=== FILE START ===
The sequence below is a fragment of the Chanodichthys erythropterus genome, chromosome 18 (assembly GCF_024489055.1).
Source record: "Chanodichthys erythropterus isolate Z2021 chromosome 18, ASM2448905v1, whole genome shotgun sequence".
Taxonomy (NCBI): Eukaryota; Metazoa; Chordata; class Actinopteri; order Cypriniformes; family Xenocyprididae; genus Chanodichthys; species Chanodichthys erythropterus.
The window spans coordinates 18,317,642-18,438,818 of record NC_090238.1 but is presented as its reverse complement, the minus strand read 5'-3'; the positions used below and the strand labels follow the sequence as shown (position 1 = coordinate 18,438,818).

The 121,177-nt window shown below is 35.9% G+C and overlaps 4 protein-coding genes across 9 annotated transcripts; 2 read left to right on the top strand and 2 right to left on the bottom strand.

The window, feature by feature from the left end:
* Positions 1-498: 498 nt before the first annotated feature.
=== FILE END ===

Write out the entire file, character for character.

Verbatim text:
The sequence below is a fragment of the Chanodichthys erythropterus genome, chromosome 18 (assembly GCF_024489055.1).
Source record: "Chanodichthys erythropterus isolate Z2021 chromosome 18, ASM2448905v1, whole genome shotgun sequence".
Taxonomy (NCBI): Eukaryota; Metazoa; Chordata; class Actinopteri; order Cypriniformes; family Xenocyprididae; genus Chanodichthys; species Chanodichthys erythropterus.
The window spans coordinates 18,317,642-18,438,818 of record NC_090238.1 but is presented as its reverse complement, the minus strand read 5'-3'; the positions used below and the strand labels follow the sequence as shown (position 1 = coordinate 18,438,818).

The 121,177-nt window shown below is 35.9% G+C and overlaps 4 protein-coding genes across 9 annotated transcripts; 2 read left to right on the top strand and 2 right to left on the bottom strand.

The window, feature by feature from the left end:
* Positions 1-498: 498 nt before the first annotated feature.